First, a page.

They probably mix in the woo because it’s what got them invited back onto Oprah, and what keeps their show going. If they only presented evidence-based medical advice… well, it’d be about as exciting as a doctor’s visit. Woo is what people want to hear, and I agree that they’ve sold out some by providing it. However, considering that the other “health experts” invited on shows like Oprah are Jenny McCarthy, Suzanne Sommers, and Tom Cruise, having someone dispensing reasonable medical advice on important topics may outweigh the occasional woo. Some parents are more likely to believe that sugar causes Type 1 diabetes than type 2 (which is silly), but with the weight of some kids today, the most important thing is cut back on the sugar. I don’t agree with the means, but it helps me temper my feelings towards what they do.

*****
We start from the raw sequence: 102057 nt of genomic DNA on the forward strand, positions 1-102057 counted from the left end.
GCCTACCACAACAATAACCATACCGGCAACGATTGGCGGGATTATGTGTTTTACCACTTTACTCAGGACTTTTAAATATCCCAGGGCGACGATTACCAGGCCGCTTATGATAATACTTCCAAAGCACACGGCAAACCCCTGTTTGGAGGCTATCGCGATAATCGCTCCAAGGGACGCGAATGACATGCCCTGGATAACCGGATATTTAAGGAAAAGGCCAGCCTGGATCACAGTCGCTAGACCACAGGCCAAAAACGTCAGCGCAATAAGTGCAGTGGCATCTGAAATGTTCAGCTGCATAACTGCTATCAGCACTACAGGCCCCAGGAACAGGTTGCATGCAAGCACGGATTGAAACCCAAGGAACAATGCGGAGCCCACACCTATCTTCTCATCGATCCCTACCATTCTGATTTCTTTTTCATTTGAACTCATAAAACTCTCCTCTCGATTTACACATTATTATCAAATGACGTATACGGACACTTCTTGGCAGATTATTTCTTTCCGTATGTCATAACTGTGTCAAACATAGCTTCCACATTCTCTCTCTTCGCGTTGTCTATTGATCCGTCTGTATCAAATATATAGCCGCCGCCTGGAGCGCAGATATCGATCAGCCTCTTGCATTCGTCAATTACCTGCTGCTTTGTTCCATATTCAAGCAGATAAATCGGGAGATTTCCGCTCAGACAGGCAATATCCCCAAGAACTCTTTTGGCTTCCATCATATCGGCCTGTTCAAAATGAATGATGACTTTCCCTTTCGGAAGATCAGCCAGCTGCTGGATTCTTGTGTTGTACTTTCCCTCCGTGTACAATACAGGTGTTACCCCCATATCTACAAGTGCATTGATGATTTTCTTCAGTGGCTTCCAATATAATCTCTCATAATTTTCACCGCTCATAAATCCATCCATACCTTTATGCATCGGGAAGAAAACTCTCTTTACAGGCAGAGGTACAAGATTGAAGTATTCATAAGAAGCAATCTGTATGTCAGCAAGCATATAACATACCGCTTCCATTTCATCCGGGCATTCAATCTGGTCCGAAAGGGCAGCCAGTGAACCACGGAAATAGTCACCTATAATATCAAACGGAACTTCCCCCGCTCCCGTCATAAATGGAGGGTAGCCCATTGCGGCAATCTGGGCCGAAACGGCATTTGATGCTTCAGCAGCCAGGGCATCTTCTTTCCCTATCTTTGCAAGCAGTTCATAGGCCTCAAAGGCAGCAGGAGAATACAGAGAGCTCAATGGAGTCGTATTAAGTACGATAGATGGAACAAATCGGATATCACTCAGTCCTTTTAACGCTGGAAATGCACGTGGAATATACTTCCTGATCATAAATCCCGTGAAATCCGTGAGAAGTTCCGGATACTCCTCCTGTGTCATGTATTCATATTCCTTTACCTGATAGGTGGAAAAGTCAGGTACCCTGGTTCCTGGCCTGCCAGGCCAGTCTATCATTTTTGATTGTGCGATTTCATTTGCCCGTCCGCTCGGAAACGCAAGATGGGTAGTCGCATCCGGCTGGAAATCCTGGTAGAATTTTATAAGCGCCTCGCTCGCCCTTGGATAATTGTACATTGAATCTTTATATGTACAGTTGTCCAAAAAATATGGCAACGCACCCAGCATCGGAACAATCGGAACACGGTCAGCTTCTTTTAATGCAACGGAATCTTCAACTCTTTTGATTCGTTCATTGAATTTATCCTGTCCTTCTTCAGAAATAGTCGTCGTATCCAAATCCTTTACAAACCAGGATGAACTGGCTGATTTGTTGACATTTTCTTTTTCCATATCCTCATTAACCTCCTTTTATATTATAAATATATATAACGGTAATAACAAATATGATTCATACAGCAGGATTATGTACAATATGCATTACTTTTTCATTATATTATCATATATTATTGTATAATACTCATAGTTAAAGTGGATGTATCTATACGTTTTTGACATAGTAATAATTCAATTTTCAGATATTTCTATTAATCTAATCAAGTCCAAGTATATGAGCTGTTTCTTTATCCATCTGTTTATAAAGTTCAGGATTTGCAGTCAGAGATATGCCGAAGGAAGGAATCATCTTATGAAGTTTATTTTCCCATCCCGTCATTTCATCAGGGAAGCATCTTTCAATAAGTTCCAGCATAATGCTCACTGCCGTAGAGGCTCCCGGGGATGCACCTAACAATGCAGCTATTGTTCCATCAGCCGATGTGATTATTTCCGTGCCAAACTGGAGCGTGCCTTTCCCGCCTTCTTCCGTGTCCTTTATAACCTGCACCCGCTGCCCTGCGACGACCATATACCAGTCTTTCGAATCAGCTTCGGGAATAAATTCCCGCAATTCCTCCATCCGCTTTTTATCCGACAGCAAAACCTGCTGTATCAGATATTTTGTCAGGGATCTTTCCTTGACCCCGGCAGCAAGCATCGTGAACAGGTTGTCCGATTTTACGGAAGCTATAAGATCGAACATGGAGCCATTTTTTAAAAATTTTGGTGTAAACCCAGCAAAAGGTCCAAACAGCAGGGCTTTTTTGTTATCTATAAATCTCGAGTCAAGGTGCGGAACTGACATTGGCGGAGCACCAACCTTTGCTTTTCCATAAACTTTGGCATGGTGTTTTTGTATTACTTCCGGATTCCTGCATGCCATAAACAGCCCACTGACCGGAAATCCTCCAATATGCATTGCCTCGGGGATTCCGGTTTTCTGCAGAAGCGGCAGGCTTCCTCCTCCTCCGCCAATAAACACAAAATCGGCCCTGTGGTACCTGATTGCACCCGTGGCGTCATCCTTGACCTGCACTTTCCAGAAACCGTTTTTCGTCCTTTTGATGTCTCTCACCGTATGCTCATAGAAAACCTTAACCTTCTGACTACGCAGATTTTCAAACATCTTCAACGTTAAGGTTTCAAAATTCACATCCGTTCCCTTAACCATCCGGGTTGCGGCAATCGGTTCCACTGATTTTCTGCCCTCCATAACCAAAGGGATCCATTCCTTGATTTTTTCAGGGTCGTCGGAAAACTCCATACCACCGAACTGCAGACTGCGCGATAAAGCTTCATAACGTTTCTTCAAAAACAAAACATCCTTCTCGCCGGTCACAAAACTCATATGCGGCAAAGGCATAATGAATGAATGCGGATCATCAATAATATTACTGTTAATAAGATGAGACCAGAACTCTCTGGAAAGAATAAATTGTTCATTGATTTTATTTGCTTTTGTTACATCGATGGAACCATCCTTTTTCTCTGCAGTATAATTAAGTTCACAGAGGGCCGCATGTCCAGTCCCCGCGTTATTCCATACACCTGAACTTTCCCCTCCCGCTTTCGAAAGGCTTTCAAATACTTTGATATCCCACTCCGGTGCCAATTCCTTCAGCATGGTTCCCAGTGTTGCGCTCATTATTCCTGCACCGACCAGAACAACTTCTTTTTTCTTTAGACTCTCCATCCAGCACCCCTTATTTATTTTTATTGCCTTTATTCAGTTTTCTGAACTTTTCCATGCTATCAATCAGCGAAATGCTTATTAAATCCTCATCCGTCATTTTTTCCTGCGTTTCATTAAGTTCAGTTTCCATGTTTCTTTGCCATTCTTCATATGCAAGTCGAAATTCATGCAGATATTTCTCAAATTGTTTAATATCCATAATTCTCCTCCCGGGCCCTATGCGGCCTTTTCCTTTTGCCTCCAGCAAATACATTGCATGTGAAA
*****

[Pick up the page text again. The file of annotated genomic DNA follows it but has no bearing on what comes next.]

• Primary Care Internist

    I remember I once had a patient who proudly proclaimed that she had her valve replacement at CPMC by Dr. Oz, several years ago.

    Now he is one small step above a professional plaintiff’s expert witness, one who sells out the medical profession and his colleagues for a buck. “The Doctors” are even worse, adressing such important topics as “when should you consider breast augmentation” or the latest botox/restylane applications.

    In a time when there is projected to be an extreme shortage of general & cardiac surgeons, and few medical students choosing to pursue such an arduous training path, his skills would be MUCH better utilized in the operating room than on TV. If I were fortunate enough to have his skills (manual, intellectual, and communication) I’d be advocating for better futures for our nation’s physicians, and surgeons in particular. I’m sure he’d be a much more successful advocate than those in the AMA or MSSNY.

  • medcat